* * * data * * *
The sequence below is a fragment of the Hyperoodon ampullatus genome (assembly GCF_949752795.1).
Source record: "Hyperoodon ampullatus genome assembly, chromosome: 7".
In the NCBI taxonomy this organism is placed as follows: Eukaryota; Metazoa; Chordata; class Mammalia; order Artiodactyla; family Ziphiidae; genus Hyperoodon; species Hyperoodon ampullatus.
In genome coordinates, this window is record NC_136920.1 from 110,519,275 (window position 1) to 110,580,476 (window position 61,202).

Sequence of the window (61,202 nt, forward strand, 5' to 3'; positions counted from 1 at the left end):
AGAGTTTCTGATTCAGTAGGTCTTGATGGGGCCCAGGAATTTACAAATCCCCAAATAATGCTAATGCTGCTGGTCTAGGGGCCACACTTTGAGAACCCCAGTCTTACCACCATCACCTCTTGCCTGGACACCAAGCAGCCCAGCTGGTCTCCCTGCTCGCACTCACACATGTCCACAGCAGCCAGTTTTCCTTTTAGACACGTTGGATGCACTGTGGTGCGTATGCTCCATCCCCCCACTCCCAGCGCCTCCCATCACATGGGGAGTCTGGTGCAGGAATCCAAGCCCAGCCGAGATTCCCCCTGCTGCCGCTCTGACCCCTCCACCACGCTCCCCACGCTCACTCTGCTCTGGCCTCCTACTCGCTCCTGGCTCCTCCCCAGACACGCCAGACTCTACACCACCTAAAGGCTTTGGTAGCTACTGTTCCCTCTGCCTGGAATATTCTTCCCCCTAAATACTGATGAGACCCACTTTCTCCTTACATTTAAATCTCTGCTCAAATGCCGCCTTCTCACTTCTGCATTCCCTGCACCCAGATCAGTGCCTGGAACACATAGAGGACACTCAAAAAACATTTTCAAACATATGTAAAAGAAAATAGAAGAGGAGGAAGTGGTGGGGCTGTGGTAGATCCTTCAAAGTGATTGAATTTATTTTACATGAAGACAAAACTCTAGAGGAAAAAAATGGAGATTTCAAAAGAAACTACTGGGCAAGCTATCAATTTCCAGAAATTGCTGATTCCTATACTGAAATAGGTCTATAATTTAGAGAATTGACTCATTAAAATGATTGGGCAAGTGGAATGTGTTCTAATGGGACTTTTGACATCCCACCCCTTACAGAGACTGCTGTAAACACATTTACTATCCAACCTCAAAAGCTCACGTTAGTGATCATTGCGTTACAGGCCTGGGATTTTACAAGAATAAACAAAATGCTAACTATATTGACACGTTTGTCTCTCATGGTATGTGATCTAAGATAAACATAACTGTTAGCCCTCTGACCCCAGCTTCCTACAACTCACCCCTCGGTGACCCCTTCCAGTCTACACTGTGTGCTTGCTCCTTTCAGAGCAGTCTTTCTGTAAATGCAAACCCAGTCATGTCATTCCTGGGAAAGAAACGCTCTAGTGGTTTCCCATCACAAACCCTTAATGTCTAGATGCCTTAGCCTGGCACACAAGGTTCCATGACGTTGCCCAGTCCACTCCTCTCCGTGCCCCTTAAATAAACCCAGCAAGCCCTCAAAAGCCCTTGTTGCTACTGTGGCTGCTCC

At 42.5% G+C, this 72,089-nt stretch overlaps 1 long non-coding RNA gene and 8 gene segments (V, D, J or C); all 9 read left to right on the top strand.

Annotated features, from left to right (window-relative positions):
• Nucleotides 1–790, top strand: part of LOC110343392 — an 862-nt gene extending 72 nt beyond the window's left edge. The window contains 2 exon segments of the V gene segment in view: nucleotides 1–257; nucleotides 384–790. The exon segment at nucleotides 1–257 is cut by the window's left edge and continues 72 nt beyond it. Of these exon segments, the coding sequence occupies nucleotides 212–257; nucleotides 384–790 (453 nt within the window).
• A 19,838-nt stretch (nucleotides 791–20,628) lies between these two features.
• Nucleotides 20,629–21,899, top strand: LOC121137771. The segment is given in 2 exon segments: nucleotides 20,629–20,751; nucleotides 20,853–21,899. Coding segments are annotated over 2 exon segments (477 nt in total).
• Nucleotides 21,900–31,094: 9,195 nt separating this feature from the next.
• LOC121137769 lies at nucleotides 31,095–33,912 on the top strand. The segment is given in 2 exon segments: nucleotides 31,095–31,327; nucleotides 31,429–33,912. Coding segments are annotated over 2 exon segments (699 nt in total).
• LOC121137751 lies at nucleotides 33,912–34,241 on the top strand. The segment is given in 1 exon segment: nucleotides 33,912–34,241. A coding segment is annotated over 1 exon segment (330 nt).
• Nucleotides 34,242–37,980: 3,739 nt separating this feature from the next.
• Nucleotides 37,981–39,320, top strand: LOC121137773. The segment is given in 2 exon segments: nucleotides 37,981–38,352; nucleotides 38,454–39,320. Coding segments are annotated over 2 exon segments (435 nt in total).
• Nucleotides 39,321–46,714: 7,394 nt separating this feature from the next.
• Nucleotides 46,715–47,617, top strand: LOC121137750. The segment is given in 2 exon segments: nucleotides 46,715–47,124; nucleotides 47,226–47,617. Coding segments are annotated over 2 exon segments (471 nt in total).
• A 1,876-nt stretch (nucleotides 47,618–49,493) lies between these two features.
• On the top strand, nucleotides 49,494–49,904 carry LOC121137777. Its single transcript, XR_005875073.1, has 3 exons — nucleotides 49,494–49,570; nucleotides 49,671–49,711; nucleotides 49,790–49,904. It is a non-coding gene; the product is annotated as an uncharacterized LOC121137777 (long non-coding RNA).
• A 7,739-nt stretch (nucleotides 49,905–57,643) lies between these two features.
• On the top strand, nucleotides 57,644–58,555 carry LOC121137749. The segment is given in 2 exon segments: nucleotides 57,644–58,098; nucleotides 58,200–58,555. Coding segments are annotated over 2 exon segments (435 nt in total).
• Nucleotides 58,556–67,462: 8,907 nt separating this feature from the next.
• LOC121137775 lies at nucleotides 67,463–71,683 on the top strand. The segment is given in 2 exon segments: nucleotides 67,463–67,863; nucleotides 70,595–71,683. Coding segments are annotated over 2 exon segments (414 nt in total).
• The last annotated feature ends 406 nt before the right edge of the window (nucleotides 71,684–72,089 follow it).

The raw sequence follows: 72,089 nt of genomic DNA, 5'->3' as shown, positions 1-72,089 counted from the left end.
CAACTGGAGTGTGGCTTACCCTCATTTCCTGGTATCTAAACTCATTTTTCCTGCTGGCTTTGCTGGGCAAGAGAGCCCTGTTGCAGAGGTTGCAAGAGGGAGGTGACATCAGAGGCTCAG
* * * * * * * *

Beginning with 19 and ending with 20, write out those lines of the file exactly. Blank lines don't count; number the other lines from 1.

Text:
• A 1,876-nt stretch (nucleotides 47,618–49,493) lies between these two features.
• On the top strand, nucleotides 49,494–49,904 carry LOC121137777. Its single transcript, XR_005875073.1, has 3 exons — nucleotides 49,494–49,570; nucleotides 49,671–49,711; nucleotides 49,790–49,904. It is a non-coding gene; the product is annotated as an uncharacterized LOC121137777 (long non-coding RNA).